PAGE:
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I have a 2003 Giant Rainier as shown here: https://www.bicyclebluebook.com/searchlistingdetail.aspx?id=38863

that appears to be leaking a little bit of fluid from one of its front shocks. I think it has only leaked a few milliliters.

What would be the best & cheapest way to fix that?

Thank you!

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The spec fork on that was the Answer Manitou Axel Super - information here

From the 2003 Axel user manual....

CHECKING OIL LEVEL IMPORTANT: Setting the proper oil level in your Fluid Flow damped fork is critical. Fluid Flow damping is located in the right leg of your Manitou AXEL fork. Not enough oil will allow foaming and reduce the performance. Too much oil will restrict travel and may cause damage to the system and create an unsafe riding condition. Finish reading this entire section prior to altering the oil level. To check the oil level on the Manitou AXEL, remove the compression assembly located in the top of the right leg (as you are looking at the fork from the rider’s position). Leave the left side spring stack in place to keep the fork fully extended. Use a tape measure or “dip stick” to measure from the top of the fork crown down to where the oil sits (Figure 2). The oil level for the Manitou AXEL should be per following table. Fork Model Oil Level Manitou AXEL 115-125 mm (4.5-4.9”) NOTE: Use SAE 5WT fork oil suspension fluid only.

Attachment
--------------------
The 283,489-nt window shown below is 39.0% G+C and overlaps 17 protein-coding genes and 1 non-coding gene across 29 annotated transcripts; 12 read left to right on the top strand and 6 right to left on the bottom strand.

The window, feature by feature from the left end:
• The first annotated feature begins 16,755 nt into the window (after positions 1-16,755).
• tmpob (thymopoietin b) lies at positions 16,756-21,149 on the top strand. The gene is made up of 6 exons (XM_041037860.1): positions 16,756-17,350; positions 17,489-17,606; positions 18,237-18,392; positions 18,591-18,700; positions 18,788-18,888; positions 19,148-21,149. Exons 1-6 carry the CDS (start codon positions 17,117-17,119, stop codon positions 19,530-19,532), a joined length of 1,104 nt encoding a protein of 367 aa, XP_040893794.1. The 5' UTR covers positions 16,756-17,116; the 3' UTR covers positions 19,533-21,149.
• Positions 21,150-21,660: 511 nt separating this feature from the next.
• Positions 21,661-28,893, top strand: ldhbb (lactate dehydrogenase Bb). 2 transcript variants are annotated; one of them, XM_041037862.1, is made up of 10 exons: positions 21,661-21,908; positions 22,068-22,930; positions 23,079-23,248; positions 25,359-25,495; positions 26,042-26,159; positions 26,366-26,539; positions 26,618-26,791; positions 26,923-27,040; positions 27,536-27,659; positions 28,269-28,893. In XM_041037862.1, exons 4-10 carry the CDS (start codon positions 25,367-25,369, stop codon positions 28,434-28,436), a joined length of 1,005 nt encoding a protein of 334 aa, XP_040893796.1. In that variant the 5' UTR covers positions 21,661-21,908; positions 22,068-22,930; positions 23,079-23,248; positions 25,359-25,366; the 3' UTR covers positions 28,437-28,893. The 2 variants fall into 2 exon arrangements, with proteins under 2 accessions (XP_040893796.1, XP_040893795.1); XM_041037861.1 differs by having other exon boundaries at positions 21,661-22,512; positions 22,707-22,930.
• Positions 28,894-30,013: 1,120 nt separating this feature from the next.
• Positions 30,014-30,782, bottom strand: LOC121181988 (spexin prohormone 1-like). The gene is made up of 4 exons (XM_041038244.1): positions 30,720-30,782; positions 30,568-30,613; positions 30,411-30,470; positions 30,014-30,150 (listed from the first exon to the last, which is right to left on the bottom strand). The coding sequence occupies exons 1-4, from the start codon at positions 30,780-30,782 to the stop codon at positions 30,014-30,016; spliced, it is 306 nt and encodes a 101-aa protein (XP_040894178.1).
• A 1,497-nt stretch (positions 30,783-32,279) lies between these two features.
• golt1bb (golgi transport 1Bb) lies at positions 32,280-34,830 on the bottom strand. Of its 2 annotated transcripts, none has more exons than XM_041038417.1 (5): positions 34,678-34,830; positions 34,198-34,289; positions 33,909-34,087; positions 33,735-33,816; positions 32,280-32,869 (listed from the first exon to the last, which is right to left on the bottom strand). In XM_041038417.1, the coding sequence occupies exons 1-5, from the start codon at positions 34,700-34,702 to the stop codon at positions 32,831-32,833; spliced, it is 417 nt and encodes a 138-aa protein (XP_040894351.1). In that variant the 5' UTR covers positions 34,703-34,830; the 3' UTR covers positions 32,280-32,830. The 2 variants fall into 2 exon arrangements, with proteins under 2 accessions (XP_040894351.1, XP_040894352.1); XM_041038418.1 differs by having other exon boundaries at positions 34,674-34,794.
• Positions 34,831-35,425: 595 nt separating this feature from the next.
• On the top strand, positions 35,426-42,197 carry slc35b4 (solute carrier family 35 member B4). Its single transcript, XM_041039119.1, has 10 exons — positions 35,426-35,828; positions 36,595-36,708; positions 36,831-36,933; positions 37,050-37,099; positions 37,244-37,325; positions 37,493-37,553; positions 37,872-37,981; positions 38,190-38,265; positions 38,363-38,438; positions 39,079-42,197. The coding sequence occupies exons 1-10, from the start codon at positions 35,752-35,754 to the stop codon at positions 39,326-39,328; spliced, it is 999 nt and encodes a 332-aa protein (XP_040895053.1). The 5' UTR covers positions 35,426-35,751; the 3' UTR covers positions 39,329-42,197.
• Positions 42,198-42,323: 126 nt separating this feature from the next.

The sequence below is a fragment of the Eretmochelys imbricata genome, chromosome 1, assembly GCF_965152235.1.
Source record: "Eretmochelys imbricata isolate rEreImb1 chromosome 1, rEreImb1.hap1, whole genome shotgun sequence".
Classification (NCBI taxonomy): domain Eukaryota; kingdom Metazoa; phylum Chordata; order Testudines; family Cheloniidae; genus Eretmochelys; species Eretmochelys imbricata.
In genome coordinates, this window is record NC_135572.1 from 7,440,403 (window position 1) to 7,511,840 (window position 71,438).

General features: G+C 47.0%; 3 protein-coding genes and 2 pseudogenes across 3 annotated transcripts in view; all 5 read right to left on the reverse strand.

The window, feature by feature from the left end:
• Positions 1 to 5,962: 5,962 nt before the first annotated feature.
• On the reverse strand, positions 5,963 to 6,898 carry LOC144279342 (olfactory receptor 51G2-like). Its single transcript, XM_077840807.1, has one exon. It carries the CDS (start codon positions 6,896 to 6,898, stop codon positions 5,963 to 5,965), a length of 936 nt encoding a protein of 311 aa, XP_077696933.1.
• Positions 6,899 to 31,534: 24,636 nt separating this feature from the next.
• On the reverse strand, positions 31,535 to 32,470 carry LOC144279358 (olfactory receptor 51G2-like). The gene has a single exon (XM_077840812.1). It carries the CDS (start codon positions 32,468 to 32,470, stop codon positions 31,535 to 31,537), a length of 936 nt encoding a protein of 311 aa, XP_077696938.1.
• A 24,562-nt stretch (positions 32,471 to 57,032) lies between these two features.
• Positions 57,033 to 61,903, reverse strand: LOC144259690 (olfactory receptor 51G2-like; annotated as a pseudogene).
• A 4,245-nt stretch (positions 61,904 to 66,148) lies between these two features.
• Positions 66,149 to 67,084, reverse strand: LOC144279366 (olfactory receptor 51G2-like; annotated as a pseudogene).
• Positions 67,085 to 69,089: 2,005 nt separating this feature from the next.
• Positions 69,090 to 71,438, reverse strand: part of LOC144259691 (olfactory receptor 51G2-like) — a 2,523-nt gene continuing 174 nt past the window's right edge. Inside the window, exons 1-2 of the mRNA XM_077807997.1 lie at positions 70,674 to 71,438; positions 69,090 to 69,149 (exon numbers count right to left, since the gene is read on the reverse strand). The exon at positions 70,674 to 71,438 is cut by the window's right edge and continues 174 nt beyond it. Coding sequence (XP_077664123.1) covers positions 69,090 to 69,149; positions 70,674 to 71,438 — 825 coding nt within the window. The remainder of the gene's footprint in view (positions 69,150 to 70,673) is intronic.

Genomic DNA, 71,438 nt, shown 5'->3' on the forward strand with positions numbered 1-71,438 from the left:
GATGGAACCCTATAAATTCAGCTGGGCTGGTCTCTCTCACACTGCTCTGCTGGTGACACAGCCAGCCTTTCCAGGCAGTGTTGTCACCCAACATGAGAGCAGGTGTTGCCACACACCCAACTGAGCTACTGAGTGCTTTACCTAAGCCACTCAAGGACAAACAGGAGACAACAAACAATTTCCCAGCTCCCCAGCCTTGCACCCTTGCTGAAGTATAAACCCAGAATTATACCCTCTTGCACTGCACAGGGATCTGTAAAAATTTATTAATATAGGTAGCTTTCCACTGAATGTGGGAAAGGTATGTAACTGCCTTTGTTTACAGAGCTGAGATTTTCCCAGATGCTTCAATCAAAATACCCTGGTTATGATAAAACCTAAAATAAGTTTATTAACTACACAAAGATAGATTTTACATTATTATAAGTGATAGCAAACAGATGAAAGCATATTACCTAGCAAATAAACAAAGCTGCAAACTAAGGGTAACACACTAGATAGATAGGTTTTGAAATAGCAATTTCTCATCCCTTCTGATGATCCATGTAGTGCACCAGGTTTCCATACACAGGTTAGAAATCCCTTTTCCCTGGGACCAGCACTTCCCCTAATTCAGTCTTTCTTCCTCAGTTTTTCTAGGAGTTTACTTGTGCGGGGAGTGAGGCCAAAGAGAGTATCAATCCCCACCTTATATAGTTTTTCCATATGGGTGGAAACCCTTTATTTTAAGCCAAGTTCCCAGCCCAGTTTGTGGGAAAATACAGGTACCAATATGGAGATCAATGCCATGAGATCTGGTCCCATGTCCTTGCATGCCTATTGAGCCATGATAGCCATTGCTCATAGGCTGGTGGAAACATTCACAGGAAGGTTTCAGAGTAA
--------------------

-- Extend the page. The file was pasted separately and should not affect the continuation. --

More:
Forks need regular servicing - anything as often as every 25 hours with seal replacement commonly being recommended at 100hours riding (I think Manitou had relatibvely long service intervals . Seal replacement and lower leg service is not too hard, but is a bigger job than many owners are prepared to tackle themselves. A shop secive with seal replacement will be around $US100 (various with you location in the world).

The seals have gone - possible just from old age and wear. Given the age and value of the bike, its likely not worth the cost of new seals, especially if you are getting a shop to do it. If you don;t want to pull the fork apart, replacing the oil is straight forward, but I would be tempted to do a lower leg service and then top up the oil regularly.

The oil leaking is a messy problem, but no causing functional issues as long as there is oil to leak out. If the leak stops its time to worry.

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    Googling suggests the fork is mid-range so given its lasted 15 years, a service kit would be more affordable than a replacement fork. – Criggie Nov 6 '18 at 6:18

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